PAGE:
Notwithstanding the reasons for the coup, the fact of the matter is that there was a coup in Honduras, one subsequently supported and reinforced by the United States. As Honduras experts like Dana Frank have been pointing out for the past few years, the coup regime that the U.S. government initially pretended to oppose has seen its military police strengthened thanks to increasing levels of aid and training from the U.S. government.
President Obama and then-Secretary of State Clinton both endorsed the election of Porfirio Lobo only months after the coup, even while much of the international community deemed it illegitimate and called for the restoration of President Zelaya.
The coup regime continues its rule over Honduras to this day in the person of Lobo’s successor, Juan Orlando Hernández. And, again, outspoken criticism from the likes of Professor Frank have proven invaluable in their insight, showing how the violence, corruption and impunity already endemic to Honduras before the coup were only inflamed by the coup and the regime that came to power.
Be that as it may, whereas most of the finger-pointing has been directed at gangs, the Honduran government, drug users and U.S. foreign policy, I would include yet another culprit: the American people. Yes, the American people are also at fault here – not for something they’ve done, but for something they didn’t do.
Namely, they didn’t give a damn.
For 100 years the U.S. government and its business interests have preserved their little banana republic in Honduras while the American people have hardly taken notice. When they did notice, it was to mock Honduras’ political prostration, dipping so low as to name a clothing store after it. Even now you can Google the term “banana republic” and the first thing you’re confronted with are ads for polos and chinos instead of discussions on U.S. imperialism in Latin America.
Most Americans were glued to their TVs, computers and smartphones in late June 2009, though few people knew about the concurrent coup in Honduras, much less had an opinion. It wasn’t the death of democracy in Honduras they were concerned about then, but the death of a beloved singer.
The international community condemned the coup and called for Zelaya’s reinstatement, while most Americans were completely oblivious to the travesty of justice occurring 1,400 miles south of the border, allowing the U.S. government to continue its tacit support of the coup.
The international community refused to legitimate the elections that brought to power a political rival of the deposed president, while the American people were focused on a golfer’s extramarital activities, allowing the U.S. government to endorse the presidency of Porfirio Lobo Sosa, whose administration subsequently committed all sorts of human rights atrocities in the name of fighting narcos.
Under the banner of the war on drugs, the U.S. government has increased military aid and training in Honduras in the years since the coup, providing hundreds of millions of dollars to a regime known to use death squads and attack defenseless campesinos, LGBT rights supporters, child advocates, political opponents and other critics of the regime. All the while the American people never paid Honduras any mind, which ensured that the U.S. government would never be held accountable for any of it.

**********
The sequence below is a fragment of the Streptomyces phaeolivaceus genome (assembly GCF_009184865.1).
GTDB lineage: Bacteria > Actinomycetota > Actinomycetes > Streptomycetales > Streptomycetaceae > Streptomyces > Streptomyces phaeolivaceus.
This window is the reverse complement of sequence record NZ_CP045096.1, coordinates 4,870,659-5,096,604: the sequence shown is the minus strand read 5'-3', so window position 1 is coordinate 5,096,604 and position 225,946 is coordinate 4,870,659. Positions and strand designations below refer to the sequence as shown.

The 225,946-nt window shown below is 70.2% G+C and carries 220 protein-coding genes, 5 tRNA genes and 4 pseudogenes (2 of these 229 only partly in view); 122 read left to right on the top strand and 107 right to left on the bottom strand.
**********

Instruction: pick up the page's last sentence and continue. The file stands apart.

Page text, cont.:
To their credit, some members of Congress have voiced their concern over what’s happening in Honduras, even before 13,000 Honduran children seeking asylum showed up at the Rio Grande.
Still, it’s clear that the current refugee crisis was made possible only by the complete and willful ignorance of the American people. I say “willful” because most Americans have purposefully avoided learning anything about Central America, much less Honduras. The military coup came and went, and most Americans viewed it as they do disturbances in Sub-Saharan Africa – being of no importance or consequence to the United States and its way of life.
That’s how much of American foreign policy operates: out of sight, out of mind.
Now that conditions in Honduras have placed the country directly in sight of most Americans, suddenly everyone’s deeply concerned, wondering why and how. Now every newspaper and talk show is decrying the tragedy that is Honduras.
Which brings me to the last issue that needs to be cleared up.
Take it from the son and grandson of Honduran immigrants, the people of Honduras are not “backward.” That’s not why their government is evil, why violent gangs control their neighborhoods, and why women and children are fleeing by the tens of thousands. If Honduras seems “backward,” it’s only because it’s been kept back by the U.S. government and U.S. business interests, which have overthrown the sovereign will of the Honduran people whenever promising reforms were on the horizon.
Between the U.S. government, the American people and the Honduran government, I place the least amount of blame on the “thugocrats” in Tegucigalpa, because as the coup and the United States’ increased aid and training have shown, the Honduran government is only capable of doing what the U.S. government allows it to do.
And the U.S. government is only capable of doing what the American people allow it to do. If not, then the current state of democracy in the United States is no better than it is in Honduras.
But if the U.S. government is still answerable to the American people, then shame on them for looking the other way while their government subverted democracy in Honduras for so long.
And shame on them if they even consider turning their backs now on the children they’ve left nationless.